Lawmakers blistered the world’s largest automaker with accusations of greed and insensitivity
After an exchange of pleasantries that included praise from committee members for his willingness to step into a lion’s den, Toyota President and Chief Executive Officer Akio Toyoda, and Yoshimi Inaba, president and chief executive officer, Toyota Motor North America, drew heavy fire from both Democrats and Republicans for the company’s slowness in dealing with safety defects in its autos and trucks that led to deaths and eventually the massive recalls.
“I’m deeply sorry for any accident that Toyota drivers have experienced,” the grandson of the founder of the Japanese auto giant told the House Oversight and Government Reform Committee. He suggested his company’s “priorities became confused” in a quest for growth over the past decade at the expense of safety concerns.
Toyoda told the panel he was “absolutely confident” there was no problem with the electronics of Toyota vehicles and repeated the company’s stance that sudden accelerations were caused by either a sticking gas pedal or a misplaced floor mat. Some outside experts have suggested electronics may be at the root of the problems.
In addition, Toyoda said the company is making changes so brake pedals can override a sudden acceleration and bring a runaway vehicle to a safe stop.
Florida Republican John Mica held up a document showing Toyota celebrating $100 million in savings by avoiding a broad safety recall, saying they make this a “very embarrassing day” for the company.
The document being referenced is the July 2009 internal Toyota memo that listed the issue as a “win” for Toyota. The document says Toyota was able to save $100 million by negotiating a more limited recall with the government in 2007 over.
Representative Paul Kanjorski, D-Pa, said “injuries and the damages suffered by innocent Americans … who like myself have grown up in an atmosphere that we had a great deal of faith in something that was stamped ‘Made in Japan.’”
Currently there are three US congressional investigations concerning incidents of sudden unintended acceleration blamed for more than 30 US deaths and tied to the recall of more than eight million Toyota vehicles worldwide.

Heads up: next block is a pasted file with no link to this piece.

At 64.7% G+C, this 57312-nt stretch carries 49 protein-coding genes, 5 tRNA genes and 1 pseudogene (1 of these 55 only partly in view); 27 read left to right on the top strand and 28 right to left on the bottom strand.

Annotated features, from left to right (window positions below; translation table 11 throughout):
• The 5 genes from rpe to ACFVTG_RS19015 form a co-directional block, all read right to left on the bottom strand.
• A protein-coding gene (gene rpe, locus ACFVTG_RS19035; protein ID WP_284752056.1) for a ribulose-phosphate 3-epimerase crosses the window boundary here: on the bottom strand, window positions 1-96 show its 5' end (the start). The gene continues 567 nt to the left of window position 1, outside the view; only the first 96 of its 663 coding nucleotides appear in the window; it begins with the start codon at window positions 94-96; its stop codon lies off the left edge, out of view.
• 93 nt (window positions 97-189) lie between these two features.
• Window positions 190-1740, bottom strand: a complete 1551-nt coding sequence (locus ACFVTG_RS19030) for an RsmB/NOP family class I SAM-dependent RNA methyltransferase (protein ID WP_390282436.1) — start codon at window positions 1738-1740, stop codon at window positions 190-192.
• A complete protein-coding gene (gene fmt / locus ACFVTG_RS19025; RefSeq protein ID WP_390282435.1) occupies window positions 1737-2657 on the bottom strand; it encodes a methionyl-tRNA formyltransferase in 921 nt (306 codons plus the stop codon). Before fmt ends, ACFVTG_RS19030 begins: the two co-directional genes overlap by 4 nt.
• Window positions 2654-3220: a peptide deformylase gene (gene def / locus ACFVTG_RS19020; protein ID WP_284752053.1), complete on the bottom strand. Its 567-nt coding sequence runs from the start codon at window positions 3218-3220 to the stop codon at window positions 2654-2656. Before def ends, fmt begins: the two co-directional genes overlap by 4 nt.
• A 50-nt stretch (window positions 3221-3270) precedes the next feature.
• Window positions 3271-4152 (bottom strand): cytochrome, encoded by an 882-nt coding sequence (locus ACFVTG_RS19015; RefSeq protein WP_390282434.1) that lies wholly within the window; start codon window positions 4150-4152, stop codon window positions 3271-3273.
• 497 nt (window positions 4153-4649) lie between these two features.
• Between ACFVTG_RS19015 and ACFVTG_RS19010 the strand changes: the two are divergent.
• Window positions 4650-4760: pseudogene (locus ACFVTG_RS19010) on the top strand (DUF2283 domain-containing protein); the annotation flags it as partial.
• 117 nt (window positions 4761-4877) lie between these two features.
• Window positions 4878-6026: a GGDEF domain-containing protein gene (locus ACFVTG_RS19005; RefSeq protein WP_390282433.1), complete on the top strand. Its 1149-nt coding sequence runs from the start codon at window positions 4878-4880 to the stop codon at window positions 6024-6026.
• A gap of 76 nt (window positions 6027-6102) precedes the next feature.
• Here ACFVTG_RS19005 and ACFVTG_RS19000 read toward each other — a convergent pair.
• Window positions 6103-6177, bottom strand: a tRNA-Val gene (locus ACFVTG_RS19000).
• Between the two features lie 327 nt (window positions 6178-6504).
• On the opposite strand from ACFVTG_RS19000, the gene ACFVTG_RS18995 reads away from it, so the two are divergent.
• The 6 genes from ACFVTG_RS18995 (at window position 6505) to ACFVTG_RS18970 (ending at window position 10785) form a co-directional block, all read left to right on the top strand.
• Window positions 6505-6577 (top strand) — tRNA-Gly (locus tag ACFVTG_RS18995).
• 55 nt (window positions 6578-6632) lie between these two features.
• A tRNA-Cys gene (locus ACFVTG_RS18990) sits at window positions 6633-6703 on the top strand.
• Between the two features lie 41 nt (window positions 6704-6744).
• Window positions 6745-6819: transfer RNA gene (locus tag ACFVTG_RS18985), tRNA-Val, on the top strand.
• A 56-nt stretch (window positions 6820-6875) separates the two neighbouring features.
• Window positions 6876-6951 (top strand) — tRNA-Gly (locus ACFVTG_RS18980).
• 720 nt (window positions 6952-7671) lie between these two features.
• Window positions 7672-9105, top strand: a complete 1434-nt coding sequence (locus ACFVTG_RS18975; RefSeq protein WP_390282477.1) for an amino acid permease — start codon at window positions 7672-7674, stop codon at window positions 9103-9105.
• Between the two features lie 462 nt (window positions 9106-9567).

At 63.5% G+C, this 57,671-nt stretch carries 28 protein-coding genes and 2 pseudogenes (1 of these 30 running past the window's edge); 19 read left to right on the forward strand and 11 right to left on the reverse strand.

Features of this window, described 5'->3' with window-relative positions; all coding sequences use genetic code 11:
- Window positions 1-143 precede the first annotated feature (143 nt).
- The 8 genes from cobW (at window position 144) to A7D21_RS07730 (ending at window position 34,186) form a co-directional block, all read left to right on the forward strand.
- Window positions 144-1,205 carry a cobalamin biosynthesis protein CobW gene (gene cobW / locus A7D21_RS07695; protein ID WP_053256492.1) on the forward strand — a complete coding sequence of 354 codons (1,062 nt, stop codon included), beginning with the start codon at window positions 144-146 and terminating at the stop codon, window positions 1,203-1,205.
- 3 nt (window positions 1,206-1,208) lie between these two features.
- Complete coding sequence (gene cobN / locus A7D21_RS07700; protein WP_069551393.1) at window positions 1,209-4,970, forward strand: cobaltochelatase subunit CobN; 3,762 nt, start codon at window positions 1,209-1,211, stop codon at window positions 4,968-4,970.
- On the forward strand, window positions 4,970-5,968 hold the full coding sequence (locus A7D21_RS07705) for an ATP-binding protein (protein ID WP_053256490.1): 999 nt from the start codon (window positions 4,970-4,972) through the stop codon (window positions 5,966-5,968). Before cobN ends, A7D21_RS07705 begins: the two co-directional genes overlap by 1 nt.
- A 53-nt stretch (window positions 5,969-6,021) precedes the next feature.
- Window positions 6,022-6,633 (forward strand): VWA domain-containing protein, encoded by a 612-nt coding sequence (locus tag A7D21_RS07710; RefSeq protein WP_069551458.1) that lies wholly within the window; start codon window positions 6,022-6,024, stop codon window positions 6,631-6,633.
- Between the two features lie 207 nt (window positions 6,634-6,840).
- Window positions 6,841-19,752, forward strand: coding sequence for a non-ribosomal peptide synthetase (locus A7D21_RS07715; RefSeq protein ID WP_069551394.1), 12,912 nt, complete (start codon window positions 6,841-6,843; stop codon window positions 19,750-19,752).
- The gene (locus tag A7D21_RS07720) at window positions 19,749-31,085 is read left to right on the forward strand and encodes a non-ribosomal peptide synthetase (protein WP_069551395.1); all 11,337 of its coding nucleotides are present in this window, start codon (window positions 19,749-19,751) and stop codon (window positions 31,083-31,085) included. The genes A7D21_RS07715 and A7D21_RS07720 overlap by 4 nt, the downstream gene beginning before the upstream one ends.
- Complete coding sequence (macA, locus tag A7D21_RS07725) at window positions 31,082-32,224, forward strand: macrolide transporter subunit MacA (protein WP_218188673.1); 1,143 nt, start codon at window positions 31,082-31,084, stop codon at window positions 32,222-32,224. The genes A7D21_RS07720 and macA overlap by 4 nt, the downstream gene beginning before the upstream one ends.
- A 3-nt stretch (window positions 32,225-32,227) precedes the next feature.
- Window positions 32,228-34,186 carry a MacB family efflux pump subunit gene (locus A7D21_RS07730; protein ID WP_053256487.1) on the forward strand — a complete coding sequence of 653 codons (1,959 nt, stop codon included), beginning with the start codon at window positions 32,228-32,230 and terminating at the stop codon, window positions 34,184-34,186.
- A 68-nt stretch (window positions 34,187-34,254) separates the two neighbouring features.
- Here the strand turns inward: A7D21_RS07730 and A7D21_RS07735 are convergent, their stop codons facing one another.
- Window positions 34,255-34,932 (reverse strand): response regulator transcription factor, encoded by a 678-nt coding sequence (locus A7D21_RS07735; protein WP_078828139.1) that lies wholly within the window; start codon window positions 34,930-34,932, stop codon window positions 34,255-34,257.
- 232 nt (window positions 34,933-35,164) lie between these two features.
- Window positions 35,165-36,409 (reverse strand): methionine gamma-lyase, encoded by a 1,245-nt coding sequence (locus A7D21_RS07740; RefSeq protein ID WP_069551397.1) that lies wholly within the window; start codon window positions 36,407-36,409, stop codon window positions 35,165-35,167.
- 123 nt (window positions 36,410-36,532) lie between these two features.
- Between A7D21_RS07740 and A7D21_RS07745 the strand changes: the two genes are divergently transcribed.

Lawmakers and some drivers who survived crashes they blamed on the defects have charged the Japanese auto giant with ignoring complaints and incorrectly blaming accidents on floor mats that jam accelerators or on sticky pedals, while ignoring the possibility of software or electronic problems.
Toyoda pledged his company would change the way it handles consumer complaints, including seeking greater input from drivers and outside safety experts when considering recalls. Toyota managers will also drive cars under investigation to experience potential problems first hand, he said.
Toyoda read from prepared remarks that had been released the day before.
“My name is on every car. You have my personal commitment that Toyota will work vigorously and unceasingly to restore the trust of our customers,” he said. He delivered his short remarks clearly in somewhat accented English. However, when the questioning session began, he switched to Japanese with the help of a translator.
On Tuesday, Toyota’s top US executive, James Lentz, told another House panel the company’s moves to pull some 8.5 million vehicles off the road — six million in the United States — had “not totally” addressed the problem.
Lentz said the company had found no evidence of an electronics problem being to blame but, under heavy fire from angrily skeptical US lawmakers, admitted Toyota had not completely ruled that possibility out.
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